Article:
MAKOTI - A blue sky and crisp fall air greeted visitors to the 52nd annual Makoti Threshing Show Saturday.
Cheryl Stein, a board member and advertising chairwoman of the Makoti Threshing Show, said the annual event started out modestly enough at Makoti's Jubilee celebration in 1961.
"They had just a small demonstration of threshing machines. One of the fellows from this area, his name is Clarence Schenfisch, he had a hobby of restoring tractors, so he had them in the parade," Stein said. "And about a year or two later he died of cancer, but they did have the show the next year. They decided to do this because it went over so well. And then they dedicated a lot of the things to him because he was the one (to get it started)."
Dan Feldner/MDN • Some people watch a mucker road building demonstration in a muddy field on the south end of the Makoti Threshing Show Saturday morning.
The Makoti Threshing Association was formed in 1962, with Schenfisch's collection of 13 antique tractors forming the backbone of the display. Since then the show has grown to include dozens of steam-powered tractors, along with threshing machines, a large collection of stationary engines and the largest collection of crawler tractors in the state. Along with the equipment owned by the association, many people bring their own antiques to display over the weekend.
"And then it just grew from that. It wasn't just the Makoti Threshing Association anymore, really, it was a community thing. There's Roseglen, Ryder, Plaza, New Town, all these people took this interest in these historic things," Stein said. "They probably were their parents' or something, so there was sentimental value in a lot of it to show it off and restore them. And now there's people from out of state and everyplace else that still come to help out."
Stein noted that third- and fourth-generation family members travel from all over for the weekend just to run a piece of family machinery during the show.
Threshing is the way grain was harvested at that time, and preceded modern combining. The grain would be separated, or threshed, off the hulls by large threshers pulled by steam-powered tractors.
"They would have big crews that would go around, and a lot were for hire ... like custom combiners do it now, only these were threshing crews. Some people did their own, but it was a lot faster if you had one of the crews come in," Stein said. "And then the cook cars got their start from that, too, because they would hire somebody to do their cooking and they had one of those cars, and they would bring it along with them and their crew."
Along with threshing demonstrations, there are plenty of other things to see and do at the Makoti Threshing Show. There is a mucker road building demonstration, a large stationary engine display, working saw mill, and the largest collection of crawler tractors in the state.
While many of these activities appeal to the men, Stein said there is plenty to do for the whole family. She noted Bessie Bingo is a unique twist on the classic game where people buy squares in a pasture and whichever one Bessie the cow deposits on is the winner. There is also an indoor flea market, live music, a chili cook-off, Dutch oven cook-off, door prizes, and the Pioneer Village with many vintage buildings to walk through.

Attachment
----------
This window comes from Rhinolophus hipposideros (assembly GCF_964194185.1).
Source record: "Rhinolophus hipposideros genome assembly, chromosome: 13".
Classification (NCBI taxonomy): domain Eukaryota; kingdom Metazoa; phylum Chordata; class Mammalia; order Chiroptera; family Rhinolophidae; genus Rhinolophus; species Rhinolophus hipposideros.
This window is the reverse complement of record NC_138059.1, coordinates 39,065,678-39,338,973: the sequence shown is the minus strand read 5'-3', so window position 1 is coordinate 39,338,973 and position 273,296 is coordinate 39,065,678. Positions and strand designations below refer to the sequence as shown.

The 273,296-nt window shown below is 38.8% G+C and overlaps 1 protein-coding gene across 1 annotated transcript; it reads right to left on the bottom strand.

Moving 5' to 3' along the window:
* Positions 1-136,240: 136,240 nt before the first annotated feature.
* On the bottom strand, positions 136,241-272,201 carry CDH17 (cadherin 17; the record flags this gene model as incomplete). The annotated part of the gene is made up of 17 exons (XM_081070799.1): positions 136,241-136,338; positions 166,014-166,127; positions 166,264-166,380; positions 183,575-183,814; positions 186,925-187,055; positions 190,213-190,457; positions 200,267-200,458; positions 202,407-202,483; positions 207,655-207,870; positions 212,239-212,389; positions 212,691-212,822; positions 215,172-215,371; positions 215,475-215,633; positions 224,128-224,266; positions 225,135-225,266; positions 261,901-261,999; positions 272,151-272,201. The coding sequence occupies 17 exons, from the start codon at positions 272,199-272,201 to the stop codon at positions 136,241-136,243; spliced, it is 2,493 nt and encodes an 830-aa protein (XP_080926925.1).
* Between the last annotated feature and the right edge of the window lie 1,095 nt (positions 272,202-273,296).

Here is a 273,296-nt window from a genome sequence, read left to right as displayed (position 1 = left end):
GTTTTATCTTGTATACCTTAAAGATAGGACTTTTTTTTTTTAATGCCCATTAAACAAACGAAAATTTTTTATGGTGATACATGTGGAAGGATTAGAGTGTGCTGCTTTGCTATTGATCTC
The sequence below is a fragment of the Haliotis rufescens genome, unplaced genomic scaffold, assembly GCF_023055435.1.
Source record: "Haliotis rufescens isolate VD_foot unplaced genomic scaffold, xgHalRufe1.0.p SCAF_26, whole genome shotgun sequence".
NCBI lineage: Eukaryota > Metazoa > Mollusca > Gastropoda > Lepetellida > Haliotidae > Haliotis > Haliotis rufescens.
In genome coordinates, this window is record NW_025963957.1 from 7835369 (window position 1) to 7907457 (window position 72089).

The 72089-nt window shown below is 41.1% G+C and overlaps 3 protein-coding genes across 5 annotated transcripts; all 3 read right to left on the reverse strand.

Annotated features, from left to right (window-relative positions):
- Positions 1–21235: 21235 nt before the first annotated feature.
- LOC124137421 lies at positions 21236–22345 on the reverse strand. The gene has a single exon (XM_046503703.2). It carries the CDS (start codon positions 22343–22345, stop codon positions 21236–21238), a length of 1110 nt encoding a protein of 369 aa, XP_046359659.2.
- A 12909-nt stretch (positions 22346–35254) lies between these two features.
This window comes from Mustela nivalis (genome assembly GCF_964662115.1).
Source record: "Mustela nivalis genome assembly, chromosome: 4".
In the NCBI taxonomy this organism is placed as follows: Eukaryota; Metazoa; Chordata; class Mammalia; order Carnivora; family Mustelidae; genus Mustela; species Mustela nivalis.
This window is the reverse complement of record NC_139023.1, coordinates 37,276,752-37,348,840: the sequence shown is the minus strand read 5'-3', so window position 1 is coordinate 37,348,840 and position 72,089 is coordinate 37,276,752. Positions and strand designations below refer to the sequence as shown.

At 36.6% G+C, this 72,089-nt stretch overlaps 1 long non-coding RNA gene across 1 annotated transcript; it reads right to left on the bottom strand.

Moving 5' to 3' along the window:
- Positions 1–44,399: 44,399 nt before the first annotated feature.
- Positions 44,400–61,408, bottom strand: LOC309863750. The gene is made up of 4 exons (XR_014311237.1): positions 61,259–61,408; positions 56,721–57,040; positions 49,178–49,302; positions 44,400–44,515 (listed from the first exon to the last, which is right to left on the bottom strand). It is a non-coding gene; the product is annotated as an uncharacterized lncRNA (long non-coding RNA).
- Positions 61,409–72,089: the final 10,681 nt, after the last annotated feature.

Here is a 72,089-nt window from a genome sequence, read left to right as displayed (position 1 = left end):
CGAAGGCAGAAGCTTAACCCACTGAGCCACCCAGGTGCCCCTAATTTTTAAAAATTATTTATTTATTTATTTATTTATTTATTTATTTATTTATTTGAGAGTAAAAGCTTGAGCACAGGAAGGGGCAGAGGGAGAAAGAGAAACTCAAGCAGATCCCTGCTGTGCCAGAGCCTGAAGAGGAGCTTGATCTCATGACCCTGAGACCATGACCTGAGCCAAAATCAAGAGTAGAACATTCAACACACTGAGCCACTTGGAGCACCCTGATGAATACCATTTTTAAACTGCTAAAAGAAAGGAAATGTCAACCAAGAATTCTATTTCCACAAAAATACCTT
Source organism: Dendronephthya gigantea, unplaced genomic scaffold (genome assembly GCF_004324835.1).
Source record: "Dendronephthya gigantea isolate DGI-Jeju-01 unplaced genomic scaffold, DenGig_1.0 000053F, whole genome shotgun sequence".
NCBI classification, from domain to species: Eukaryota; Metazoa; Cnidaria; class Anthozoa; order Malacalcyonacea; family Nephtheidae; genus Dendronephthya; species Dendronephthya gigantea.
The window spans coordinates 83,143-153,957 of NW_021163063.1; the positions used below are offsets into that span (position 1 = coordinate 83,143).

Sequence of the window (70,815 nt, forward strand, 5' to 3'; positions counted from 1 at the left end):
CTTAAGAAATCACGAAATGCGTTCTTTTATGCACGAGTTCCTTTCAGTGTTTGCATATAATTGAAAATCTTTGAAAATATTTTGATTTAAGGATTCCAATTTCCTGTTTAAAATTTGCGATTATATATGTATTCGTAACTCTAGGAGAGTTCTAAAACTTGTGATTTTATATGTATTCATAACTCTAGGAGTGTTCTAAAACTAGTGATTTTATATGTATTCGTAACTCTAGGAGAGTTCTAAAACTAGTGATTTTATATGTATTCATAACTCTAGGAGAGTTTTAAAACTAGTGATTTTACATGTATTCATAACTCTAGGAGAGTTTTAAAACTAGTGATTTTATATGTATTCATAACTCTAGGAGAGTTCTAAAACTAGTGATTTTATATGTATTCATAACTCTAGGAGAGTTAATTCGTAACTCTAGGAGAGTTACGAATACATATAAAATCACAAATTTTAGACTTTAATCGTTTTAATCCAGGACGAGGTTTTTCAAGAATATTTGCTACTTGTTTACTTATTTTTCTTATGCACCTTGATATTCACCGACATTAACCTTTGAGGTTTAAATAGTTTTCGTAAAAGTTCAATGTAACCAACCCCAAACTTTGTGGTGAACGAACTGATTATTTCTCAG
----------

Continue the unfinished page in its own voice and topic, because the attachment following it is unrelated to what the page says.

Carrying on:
New this year is the pickup pull, which has several different classes of pickup trucks pulling a weighted sled. The Giant Pumpkin Contest is only about five years old, and 2012 also marks the first year the Spring Valley Lutheran Church is on display.
Some of the events to look forward to today include a kiddie parade that happens just before the regular 1 p.m. parade around the show grounds, an antique tractor pull right after the parade, pancake breakfast from 7 to 10 a.m., Lenny the Clown and Magic Show, and the John Deere 2-Cylinder Slow Race.
"If you like to watch paint dry you'll love that slow race," Stein said with a grin.
For more information go to the website (www.makotind.com). The show grounds are directly south of the city of Makoti.
Stein also noted there are several heated buildings for those who want to get out of the cold for a while, and there is also plenty of hot food to be had.
Stein said the $10 entrance fee helps pay all the costs of the association, including building and equipment maintenance, and liability insurance. It is an all-volunteer effort which was really tested last year when the grounds flooded due to unnaturally high snow melt.
"Last year everything was under water here. They had to pump water out even before they could have the show last year," Stein said. "And then it also took out the electrical outlets for the camping, so they had to replace all those."
Stein said she loves listening to people who visit the Dobrinski Homestead Shack, which was owned by her great uncle. From what she's heard, apparently the linoleum in the shack was the only kind around back then because so many people recognize it.
One year she even churned butter and let all the children churn some of their own. She said that kind of hands-on experience can give children a spark that will make them want to learn more about their history, and it could eventually lead them to pass on that appreciation to their own children.
"It makes history come alive to them when they actually get to participate," Stein said. "There's a lot of kids riding with their parents on the tractors (during the parade), and that's one of the things to get the kids interested, too, to take over someday."